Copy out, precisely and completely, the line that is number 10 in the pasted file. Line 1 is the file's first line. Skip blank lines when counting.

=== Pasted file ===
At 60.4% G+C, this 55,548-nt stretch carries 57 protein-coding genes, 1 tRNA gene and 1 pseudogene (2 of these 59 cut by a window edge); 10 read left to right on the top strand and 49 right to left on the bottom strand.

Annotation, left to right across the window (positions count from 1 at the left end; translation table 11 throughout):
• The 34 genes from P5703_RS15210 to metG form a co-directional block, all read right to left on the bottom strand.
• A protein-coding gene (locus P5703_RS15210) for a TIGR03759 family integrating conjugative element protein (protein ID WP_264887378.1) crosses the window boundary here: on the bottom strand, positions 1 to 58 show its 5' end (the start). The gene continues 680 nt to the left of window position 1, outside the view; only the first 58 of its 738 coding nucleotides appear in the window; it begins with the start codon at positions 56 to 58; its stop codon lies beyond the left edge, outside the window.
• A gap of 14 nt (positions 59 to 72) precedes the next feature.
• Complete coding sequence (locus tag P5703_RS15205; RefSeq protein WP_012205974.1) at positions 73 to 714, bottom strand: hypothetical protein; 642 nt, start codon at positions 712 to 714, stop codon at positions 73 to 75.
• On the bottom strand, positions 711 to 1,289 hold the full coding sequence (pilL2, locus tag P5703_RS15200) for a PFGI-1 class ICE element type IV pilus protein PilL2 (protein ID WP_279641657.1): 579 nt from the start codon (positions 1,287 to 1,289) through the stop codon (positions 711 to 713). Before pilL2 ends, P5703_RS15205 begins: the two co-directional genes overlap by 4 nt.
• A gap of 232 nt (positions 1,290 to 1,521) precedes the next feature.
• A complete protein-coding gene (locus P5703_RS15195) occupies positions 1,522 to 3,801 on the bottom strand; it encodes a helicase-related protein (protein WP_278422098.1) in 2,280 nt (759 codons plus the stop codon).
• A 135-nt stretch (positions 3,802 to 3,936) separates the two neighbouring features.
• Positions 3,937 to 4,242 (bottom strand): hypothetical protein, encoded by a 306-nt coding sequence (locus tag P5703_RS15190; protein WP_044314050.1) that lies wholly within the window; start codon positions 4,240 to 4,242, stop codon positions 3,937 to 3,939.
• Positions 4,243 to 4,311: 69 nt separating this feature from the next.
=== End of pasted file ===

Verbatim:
• A 135-nt stretch (positions 3,802 to 3,936) separates the two neighbouring features.